The whirlwind tour of Utah continues! Gather ’round and I will share with you a terrifying tale of America’s worst new trend in entertainment, a fad that is sweeping the country by storm and absolutely must be stopped for the sake of our children and grandchildren. But first, some history, “history,” and nature.
At Golden Spike National Historic Site, my temporary traveling companion Brooks and I viewed the exact hole where the last spike in the first transcontinental railroad was driven in 1869. The site pretty much consists of a visitors’ center, a length of rails, and two replica engines. It’s near Spiral Jetty in the “middle of nowhere” region of northern Utah, and I can’t imagine they get many visitors, but it’s actually a neat little spot.
The next day we headed into downtown Salt Lake City to visit the native environment of the Mormons Church of Jesus Christ of Latter-Day Saints. After a stroll around the well-manicured Temple Square — no visitors allowed in the temple itself — and a peek at a wedding part taking photos on the steps, we wandered into one of the side buildings. The information desk told us that a free movie called “Joseph Smith and the Restoration” was about to begin. Score! We ascended to a grand theater that is as eerily clean and Disney-esque as everything else in Temple Square.
What proceeded was not a 20-minute narrated introduction to Mormonism, as we expected. Instead it was a lengthy narrative hagiography with production values higher than many Hollywood films. (I’m looking at you, Uwe Boll.) I suppose it should be no surprise this film is so excellent; the director also directed the 2008 gem “Gordon B. Hinckley: A Giant Among Men.” In “Joseph Smith,” we see Smith suffering bravely through a childhood surgery, frolicking in the golden light with his older brothers, studying the Bible, being visited by various angels and dead prophets (ho hum), translating the golden tablets (“restoring” the gospel to its intended fulness), and then founding a simple church that merely wants to further the truth about Jesus Christ. We also see the clean-cut, faithful Mormons chased west by thugs with terrible hygiene. Along the way Smith interacts several times with African Americans receptive to his message — too bad blacks weren’t allowed full membership in the church until elders realized how appalling this looked received a special revelation in 1978.
Needless to say, it was quite a film. I can honestly say I recommend it if you’re in Salt Lake City. Afterward, we headed down to the gift shop. Brooks refused to give a cent to the church (reasonable), so we flipped through a Book of Mormon and then regretfully left it behind, hungry for more knowledge about this 179-year-old religion. But, lo, the ghost of Joseph Smith delivered a miracle: The next night, we picked up a free Book of Mormon at the supply shop near our campsite, and Brooks has spent several hours reading aloud to me in the car since then. Ask me about the third book of Nephi!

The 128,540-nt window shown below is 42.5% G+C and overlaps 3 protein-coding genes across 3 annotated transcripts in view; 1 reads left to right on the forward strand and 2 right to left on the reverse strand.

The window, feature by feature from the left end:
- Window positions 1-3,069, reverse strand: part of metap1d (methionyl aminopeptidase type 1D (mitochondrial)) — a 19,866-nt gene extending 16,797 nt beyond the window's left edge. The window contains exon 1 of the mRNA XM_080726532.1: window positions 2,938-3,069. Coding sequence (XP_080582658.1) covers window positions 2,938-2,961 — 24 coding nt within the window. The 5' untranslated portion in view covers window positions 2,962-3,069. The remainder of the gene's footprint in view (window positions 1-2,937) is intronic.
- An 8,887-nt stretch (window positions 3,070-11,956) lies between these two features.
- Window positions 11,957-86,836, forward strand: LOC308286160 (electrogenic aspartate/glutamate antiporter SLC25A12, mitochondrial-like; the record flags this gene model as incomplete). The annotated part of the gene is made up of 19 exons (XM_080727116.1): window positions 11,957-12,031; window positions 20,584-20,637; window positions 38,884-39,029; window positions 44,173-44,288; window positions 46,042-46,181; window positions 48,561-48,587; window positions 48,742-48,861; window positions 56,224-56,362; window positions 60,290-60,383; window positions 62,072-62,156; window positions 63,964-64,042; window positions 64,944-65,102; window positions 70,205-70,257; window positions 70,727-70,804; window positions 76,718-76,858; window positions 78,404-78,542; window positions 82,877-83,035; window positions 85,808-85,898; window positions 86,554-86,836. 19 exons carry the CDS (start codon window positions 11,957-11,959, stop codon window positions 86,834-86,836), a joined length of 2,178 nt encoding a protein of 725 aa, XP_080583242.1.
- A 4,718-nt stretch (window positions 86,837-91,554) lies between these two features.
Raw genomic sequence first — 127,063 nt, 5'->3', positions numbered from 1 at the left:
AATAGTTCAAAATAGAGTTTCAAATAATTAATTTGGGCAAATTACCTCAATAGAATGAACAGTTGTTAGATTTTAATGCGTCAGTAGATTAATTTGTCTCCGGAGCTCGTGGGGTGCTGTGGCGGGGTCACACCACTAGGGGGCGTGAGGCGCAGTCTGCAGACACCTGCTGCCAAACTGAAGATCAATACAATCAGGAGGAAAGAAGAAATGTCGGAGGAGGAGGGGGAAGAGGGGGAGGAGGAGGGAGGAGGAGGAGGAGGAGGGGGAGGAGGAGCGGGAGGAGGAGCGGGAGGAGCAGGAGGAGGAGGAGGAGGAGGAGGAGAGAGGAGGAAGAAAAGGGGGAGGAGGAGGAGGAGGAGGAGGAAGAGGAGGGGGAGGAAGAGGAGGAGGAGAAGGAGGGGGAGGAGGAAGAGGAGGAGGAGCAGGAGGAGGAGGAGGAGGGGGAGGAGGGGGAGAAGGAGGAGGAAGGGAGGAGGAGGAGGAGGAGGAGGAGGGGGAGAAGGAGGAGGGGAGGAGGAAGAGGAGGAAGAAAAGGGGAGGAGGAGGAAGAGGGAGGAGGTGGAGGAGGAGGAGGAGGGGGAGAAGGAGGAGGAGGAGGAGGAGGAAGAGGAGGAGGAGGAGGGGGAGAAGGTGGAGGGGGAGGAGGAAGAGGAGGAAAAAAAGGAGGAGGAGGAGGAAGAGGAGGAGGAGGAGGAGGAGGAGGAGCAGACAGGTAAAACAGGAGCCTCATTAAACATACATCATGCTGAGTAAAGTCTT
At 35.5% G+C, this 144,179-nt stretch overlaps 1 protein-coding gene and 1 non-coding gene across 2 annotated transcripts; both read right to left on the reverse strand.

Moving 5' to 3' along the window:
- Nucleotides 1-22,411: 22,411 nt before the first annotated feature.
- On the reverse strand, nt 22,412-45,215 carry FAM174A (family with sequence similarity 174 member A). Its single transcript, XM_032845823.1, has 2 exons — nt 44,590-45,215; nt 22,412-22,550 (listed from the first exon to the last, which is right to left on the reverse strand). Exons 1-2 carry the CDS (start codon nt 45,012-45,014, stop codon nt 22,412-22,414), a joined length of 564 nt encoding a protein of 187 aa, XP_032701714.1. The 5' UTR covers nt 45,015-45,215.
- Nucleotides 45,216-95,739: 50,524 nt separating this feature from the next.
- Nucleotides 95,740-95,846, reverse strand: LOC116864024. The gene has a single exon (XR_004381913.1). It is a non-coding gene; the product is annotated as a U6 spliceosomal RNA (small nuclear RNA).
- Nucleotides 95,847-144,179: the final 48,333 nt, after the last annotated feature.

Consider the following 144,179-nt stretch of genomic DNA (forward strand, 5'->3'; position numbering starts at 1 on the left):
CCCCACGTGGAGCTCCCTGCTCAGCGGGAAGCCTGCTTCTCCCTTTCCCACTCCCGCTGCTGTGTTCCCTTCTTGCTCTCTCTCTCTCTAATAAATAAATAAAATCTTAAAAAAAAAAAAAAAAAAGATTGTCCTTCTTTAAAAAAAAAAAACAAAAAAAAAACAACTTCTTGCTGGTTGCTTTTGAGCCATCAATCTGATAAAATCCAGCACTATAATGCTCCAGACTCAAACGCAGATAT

After stopping for a dip in the Salt Lake — it’s fetid and the water is blanketed in flies, but bobbing around for a few minutes is a very cool one-time experience — we drove south and prepared for a day at Arches National Park.
Arches was packed with people enjoying Labor Day weekend, but we managed to get away from the crowds a bit by taking a 7-mile loop hike to Double O arch. We traipsed along rock fins and in narrow red-rock canyons, and it was predictably gorgeous. We also viewed Delicate Arch, Tunnel Arch — generally speaking, a bunch of arches. The next day brought a drive through Capitol Reef National Park (in retrospect, skippable) and a 6-mile hike to a waterfall in stunning Escalante National Park. All in all, some seriously impressive natural wonders.
THE MOMENT YOU’VE BEEN WAITING FOR
At a sushi bar in Salt Lake City a few hours before Brooks’s arrival, I chatted with a life insurance salesman from Phoenix who sat next to me. He offered me some tips on Salt Lake City hotspots. “You’ve got to go to this bar with dueling pianos,” he said, and I nodded, pretending to understand what he was talking about. In a few minutes the topic was Las Vegas. “They’ve got these great dueling pianos at this one casino,” he said. “Don’t miss it.” “I’m sorry,” I said, “but what are dueling pianos?” His jaw dropped open, and a look of pity overcame him. “You don’t know about dueling pianos?!”
I only wish I could return now to the time in my life where that was true.
Well, Brooks and I went to a dueling piano bar. Why not? we thought. “When in Rome, go to the cheesy bars of the Romans.” It was by far the worst cultural experience I have had on this trip. Or ever? But apparently I am alone in this opinion. Dueling pianos, I have since learned, are sweeping the country. There are dueling-piano bars in Austin, Chicago, Philadelphia, Minneapolis, Seattle and beyond. And, yes, even New York, though the one consolation is that it’s in Times Square, so no New Yorker has set foot inside.
The term “dueling” might indicate some kind of entertaining contest, but in fact the concept is deadly in its simplicity: Two pianos, manned by two pianists who consider themselves comedians. And…that’s it. They banter painfully with each other, they take requests, they mug for the audience, and they bang out “Sexy Back” on 88 keys. Just picture a drunk bachelorette gyrating onstage to “Baby Got Back” — played by two pianos, of course.
Oh, I forgot to mention that in Utah you have to pay a “membership fee” to drink in a bar, so Brooks and I had paid $5, not counting drinks, to enjoy this phenomenon. I only hope my tragic mistake can serve as a warning to others.
Next: on to Las Vegas, where I’m sure I’ll finally escape the threat of terrible cultural experiences.